You will want to massage the piece for 5 minutes.  In this case “massage” means two hands, flat on the wet plastic, moving in circles.  If you are too gentle – nothing will happen.  If you are too vigorous, your design will shift.


At the end of 5 minutes, your piece should look evenly wet between the layers of plastic.  Some soap bubbles should be evident.  Your design should not have shifted very much.  Your top plastic will be flat and will not have shifted much either.


Because your piece is protected inside two layers of plastic, it has extra strength. You now want to work the silk side of the piece.  Without removing the plastic, carefully flip the piece over so that the silk side is now on the top and the pencil roving is underneath.  The piece will remain protected with plastic on both sides.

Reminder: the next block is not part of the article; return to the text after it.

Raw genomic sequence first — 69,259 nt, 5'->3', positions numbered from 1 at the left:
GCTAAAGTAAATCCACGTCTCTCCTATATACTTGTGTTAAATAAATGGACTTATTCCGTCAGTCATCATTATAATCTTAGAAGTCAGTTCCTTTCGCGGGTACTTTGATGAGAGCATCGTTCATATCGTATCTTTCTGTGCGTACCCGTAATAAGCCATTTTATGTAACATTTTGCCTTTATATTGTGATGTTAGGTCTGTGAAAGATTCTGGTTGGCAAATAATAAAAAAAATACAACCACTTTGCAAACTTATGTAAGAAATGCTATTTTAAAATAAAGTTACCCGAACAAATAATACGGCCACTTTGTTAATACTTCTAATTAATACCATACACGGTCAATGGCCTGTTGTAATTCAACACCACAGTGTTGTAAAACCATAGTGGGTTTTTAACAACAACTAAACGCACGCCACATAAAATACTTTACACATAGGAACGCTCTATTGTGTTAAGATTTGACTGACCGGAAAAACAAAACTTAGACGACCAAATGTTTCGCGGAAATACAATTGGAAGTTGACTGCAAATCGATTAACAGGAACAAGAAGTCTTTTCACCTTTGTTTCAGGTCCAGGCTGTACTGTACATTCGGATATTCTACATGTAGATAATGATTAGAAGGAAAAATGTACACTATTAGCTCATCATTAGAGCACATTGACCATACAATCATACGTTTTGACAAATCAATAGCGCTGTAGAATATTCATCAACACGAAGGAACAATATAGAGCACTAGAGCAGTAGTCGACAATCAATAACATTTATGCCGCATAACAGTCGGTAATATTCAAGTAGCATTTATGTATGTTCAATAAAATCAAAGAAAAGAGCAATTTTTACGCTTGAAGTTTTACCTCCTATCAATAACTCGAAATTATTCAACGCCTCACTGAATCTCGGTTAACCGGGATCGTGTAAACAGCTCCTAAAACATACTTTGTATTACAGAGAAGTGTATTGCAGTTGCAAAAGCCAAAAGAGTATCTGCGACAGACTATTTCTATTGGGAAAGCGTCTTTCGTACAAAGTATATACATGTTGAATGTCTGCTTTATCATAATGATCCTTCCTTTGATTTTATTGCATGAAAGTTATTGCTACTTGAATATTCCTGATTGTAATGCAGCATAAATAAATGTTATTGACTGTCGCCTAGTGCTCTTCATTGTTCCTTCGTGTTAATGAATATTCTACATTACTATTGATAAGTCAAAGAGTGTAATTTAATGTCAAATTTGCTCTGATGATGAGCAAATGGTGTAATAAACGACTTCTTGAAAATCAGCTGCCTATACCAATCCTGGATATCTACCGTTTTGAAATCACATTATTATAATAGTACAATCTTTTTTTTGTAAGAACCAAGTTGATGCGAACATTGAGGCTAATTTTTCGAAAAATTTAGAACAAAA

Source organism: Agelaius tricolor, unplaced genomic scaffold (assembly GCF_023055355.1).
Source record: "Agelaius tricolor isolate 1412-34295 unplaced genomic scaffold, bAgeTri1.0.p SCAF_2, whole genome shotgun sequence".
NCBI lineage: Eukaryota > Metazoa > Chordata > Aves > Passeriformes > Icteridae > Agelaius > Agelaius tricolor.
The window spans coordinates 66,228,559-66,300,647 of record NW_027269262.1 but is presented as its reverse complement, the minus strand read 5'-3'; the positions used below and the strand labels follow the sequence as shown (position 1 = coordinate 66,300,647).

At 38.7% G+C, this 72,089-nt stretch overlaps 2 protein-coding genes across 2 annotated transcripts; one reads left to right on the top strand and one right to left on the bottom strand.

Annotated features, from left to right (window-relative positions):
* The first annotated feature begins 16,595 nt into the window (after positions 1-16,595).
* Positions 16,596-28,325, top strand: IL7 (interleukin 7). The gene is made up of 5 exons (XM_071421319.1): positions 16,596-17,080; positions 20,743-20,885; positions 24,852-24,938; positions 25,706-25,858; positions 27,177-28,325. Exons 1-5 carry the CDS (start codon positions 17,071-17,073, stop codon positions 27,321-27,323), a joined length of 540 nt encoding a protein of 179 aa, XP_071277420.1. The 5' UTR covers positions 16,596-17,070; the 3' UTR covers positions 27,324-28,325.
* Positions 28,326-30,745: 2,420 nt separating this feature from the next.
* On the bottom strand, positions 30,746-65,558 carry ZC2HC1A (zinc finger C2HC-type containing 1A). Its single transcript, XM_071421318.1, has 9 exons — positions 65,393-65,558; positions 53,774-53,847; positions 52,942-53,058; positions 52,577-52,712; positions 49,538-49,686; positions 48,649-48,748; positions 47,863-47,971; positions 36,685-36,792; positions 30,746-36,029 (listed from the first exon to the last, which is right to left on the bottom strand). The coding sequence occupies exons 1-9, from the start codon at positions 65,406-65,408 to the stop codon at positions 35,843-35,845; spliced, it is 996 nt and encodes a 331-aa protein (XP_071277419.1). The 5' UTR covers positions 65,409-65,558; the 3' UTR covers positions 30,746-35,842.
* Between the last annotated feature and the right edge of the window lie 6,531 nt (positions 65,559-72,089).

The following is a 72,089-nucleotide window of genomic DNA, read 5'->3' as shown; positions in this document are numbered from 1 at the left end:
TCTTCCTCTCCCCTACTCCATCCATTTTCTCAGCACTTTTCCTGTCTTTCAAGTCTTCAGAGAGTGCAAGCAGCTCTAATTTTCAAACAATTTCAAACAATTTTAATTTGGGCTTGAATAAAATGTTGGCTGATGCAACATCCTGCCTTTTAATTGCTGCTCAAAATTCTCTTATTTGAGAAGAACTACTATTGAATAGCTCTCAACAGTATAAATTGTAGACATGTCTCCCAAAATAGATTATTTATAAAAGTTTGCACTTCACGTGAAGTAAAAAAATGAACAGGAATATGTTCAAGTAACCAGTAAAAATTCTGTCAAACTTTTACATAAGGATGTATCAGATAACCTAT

Massage your piece with the silk side up for 10 minutes.  Remember to wet the surface of the plastic with soapy water.


Next step – you have been working your piece as a single layer.  As you massaged it, you stabilized your design and encouraged the wool to begin to move within the weave structure of the silk.


Now, it is time to step up the process.  Gently roll the piece inside the bamboo mat.  Start at one end and roll it.  Do not try to roll it tightly.  Wrap the bamboo roll inside an old bath towel.  The towel will hold the roll together and will soak up any excess water.


Gently roll the mat, which is inside the towel, back and forth for about 1 minute.  Unroll everything.  Smooth out your plastic.  Reroll from the opposite end.  Once again, wrap the roll in your towel and agitate it back and forth for another minute.